Why More Money Needs to Be in The Hands of Women
by Verve Money
Want to know one of the answers to tearing down the barriers that block women’s progress worldwide?
It’s simple: Get more money in the hands of women!
Women are agents of change in their families, communities and countries. The OECD has stated that women’s economic participation and ownership and control of productive assets can speed up development, help overcome poverty, reduce inequalities and improve children’s nutrition, health and school attendance.
What women do with their money.
Women invest money back into their families and community
Women typically invest a higher proportion of their earnings in their families and communities than men. Research1 by Claire Costello, Managing Director of Philanthropic Solutions at Bank of America, and Jackie VanderBrug, Head of Sustainable and Impact Investment Strategy in the Chief Investment Office for Merrill and Bank of America Private Bank, found that women invest about 90% of their income back into their family. By comparison, men typically invest around 44% of their income back into their families.
Women invest with a long-term view
Research2 shows that women make good investors. A big reason behind this is the long-term goal-centred approach women take in their investment strategy. Women generally invest for a purpose, whether it’s to improve their and their family’s lives or invest ethically for a better world. Women tend to invest with long-term purpose-led goals rather than, say, trade shares as a game.
Women have a focus on giving
In the study by Costello and VanderBrug1, the researchers found that women generally want to use their money for good. Not that this is incredibly surprising, as most women we know and work with feel the same way, fueled by good intention – women with wealth have the power and opportunity to make an impact around the world.
The three examples above show that women are generally more altruistic and generous with their money than their male counterparts, with a higher tendency to donate their money and volunteer their time, reinvesting a large proportion of their income back into their families for nutrition, education, healthcare and more.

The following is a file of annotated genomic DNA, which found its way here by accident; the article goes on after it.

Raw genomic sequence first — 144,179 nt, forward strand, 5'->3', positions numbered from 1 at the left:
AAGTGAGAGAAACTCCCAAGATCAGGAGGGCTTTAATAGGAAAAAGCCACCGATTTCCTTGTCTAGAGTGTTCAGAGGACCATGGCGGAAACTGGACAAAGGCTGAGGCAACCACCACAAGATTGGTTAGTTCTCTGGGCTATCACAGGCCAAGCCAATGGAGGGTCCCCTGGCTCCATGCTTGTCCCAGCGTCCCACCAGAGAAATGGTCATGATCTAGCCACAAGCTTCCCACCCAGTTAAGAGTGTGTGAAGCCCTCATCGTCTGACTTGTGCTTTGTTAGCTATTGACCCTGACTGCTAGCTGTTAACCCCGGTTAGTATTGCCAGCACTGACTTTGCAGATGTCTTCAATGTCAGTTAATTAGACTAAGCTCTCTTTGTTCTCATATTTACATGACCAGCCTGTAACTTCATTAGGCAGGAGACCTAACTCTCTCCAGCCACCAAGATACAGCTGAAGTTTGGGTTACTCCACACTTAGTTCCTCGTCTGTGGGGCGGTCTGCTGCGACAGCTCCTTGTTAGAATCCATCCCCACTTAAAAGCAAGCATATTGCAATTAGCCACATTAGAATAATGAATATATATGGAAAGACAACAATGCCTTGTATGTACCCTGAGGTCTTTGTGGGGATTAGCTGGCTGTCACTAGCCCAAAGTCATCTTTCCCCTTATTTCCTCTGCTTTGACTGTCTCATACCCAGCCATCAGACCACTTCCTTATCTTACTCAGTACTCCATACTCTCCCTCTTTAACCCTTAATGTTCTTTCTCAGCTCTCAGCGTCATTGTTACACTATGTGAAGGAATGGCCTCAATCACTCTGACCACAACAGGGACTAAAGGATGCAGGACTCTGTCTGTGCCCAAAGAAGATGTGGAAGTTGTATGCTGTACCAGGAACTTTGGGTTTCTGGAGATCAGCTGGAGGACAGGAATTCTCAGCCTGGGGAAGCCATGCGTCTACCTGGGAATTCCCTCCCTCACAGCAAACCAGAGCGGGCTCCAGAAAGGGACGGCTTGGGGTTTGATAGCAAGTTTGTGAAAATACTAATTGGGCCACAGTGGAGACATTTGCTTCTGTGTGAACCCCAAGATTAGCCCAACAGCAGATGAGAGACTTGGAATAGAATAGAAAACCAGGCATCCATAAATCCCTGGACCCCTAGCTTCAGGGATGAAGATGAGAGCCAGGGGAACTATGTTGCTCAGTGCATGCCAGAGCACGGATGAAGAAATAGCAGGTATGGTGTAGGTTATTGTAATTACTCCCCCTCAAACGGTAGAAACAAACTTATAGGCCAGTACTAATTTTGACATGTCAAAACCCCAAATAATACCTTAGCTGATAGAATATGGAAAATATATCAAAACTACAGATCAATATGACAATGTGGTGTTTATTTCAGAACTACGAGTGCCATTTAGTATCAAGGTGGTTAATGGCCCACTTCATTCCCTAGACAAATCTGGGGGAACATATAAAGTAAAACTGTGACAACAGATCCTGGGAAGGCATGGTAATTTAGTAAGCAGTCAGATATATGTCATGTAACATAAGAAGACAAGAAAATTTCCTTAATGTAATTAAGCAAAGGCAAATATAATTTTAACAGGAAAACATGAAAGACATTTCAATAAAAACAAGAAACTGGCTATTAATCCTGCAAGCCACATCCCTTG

These findings suggest that women recognise that reinvesting back into the family creates more sustainability not only within the family unit, but within the community and society at large.
This same outward view ethos is becoming more prominent in the ESG investment space also.
The study, From Values to Riches 2022: Charting consumer demand for responsible investing in Australia, found that Australians are becoming more serious about aligning their money with their morals, with three-quarters (74%) of those surveyed confirming that they would consider moving to another provider if they found out their money was being invested in companies engaged in activities inconsistent with their values.
“Australians demand more transparency from their providers, with 75% wanting to know which companies their super fund, bank or other investments are invested in.”
And women are leading this charge. A recent RBC Wealth Management study of U.S.-based clients found that “female clients are almost twice as likely as their male counterparts to say it is important that the companies they invest in integrate ESG factors into their policies and decisions….[and are] more likely to prioritise ESG impact when considering what companies or funds to invest in”.
Women invest in the well-being of women
In the research phase of developing Verve’s Gender Equality Index, Verve found that 96% of our super members considered it essential they invest in companies creating a good workplace for women. This demonstrates that women want to know that companies are addressing gender inequality, whether it is to do with gender pay parity, anti-sexual harassment & workplace safety policies and practices, formal commitments to drive change, inclusivity & flexible workplace practices, promotion of women into leadership or paid parental leave.
Interestingly, Verve also found research that supports the concept that diversity is the key to improving team performance, decision making and higher profitability. According to research by McKinsey & Company, the most diverse companies outperform their less diverse peers by 36% in profitability.